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Wordsworth, William

Childhood and university studies

William Wordsworth was born in 1770 in Cockermouth (now in Cumbria). He came from a relatively well-off middle class family, but his early years were severely disrupted by the death of his mother when he was eight years old and of his father when he was just 13. Until he inherited his parents’ wealth, his formative years were full of uncertainty. He was raised by members of his family and teachers at school. His childhood at Hawkshead School in the Lake District differs from that of many other contemporary poets in that it was exclusively rural and Northern. He began writing poetry when he was a teenager, and was noted by his teachers as a promising poet, publishing his first poem when he was just 16. Wordsworth went to Cambridge when he was 18 and studied Greek and Latin literature and mathematics, preferring the latter. Although he was a competent student, he was not remarkable.

Influence of the French Revolution

In 1789 the most important prison in France, the Bastille, was sacked by Parisian workmen. This encouraged adventurous young men and women to visit the country. In 1790 Wordsworth went on a walking tour in France, where he met and became the lover of a French girl called Annette Valon, who was later to bear his child, Caroline Wordsworth. The walking tour and his experience of the Revolution in France helped him to reflect on his childhood experiences in the Lake District. He returned to England in 1792, around the same time that Britain declared war on France. France’s initially peaceful revolution became violent when the revolutionaries executed their king and declared France a republic. This meant that Wordsworth was unable to visit Annette and his daughter, which upset him considerably.

London and Dorset

Back in England, Wordsworth lived in London for a time and associated with ‘radicals’ who called for political and social reform on a vast scale and often sympathised with the French Revolution. Their primary aims were to make England more democratic, to abolish slavery and the oppression of women, and to reform corrupt financial laws. Wordsworth met the philosopher William Godwin, and was greatly influenced by his philosophical system, which emphasised using reason to form a rationally justified society. Wordsworth had by now connected his early childhood experiences of nature, his adult reflections on nature and God, and his political philosophy to form a loose philosophy of life. His aim was to combine these three important experiences into poetry, which he began writing seriously in Dorset, while living with his sister Dorothy and friend Samuel Taylor Coleridge. His two companions had a profound influence on his philosophy of nature and childhood. The result of his walking tours and discussions with philosophers such as Godwin and Coleridge was their joint venture, the collection called Lyrical Ballads. The preface of the collection and most of the poems were written by Wordsworth. The book was published in 1798 to mixed reviews, but in later years it was acknowledged as a revolutionary collection. It was vastly different in literary style and content from the previous hundred years of English poetry, and still has an influence on literature today. A second edition with added poems was published in 1800.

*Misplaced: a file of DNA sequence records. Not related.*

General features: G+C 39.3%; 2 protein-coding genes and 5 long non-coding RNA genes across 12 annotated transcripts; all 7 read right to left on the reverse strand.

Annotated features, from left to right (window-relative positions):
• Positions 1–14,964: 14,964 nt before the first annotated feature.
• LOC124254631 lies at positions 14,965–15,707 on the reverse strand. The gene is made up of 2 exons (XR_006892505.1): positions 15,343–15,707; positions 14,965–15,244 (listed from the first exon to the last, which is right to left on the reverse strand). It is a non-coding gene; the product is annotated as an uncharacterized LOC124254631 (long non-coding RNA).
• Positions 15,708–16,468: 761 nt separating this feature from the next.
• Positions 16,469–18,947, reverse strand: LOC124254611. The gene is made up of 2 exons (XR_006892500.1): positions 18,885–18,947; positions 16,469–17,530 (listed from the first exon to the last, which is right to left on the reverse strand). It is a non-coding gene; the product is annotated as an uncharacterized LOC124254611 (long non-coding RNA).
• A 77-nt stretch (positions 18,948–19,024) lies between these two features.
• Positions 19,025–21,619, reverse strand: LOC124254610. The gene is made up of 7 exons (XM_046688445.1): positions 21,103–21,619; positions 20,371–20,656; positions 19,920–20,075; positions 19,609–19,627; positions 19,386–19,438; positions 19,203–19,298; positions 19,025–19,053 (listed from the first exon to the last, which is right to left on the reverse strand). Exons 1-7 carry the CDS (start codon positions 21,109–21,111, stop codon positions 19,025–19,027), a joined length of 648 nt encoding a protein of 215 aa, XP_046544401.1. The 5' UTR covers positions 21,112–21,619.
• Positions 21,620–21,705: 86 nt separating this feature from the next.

The Romantics

From 1800 to 1807 Wordsworth continued to write what is considered his best poetry, although he put forward a more orthodox religious system and toned down the political content in his poems after Lyrical Ballads. Wordsworth also worked on an epic poem called The Prelude, which, although it was not published until after his death, is arguably his greatest poetic accomplishment and one of the most influential long poems ever written. Wordsworth, Coleridge and their colleagues are now referred to as the Romantic movement, but we need to bear in mind that Wordsworth would not have considered himself a ‘Romantic’, as the word meant something quite different back then.

Later life

As Wordsworth grew older he became more conservative socially and politically, rejecting most of Godwin’s philosophy. He took up a job in the civil service in the North of England and campaigned for Tory MPs in Lancashire. Although later poets such as Keats, Shelley and Byron would be disappointed and disillusioned by Wordsworth’s rejection of his youthful political radicalism, his philosophy of nature and childhood was absorbed and imitated by the second generation of Romantics and the Victorians. Wordsworth was appointed Poet Laureate in 1843, a final confirmation, if any were needed, that he had abandoned his radical politics and had become a solid member of the British establishment. He died in 1850.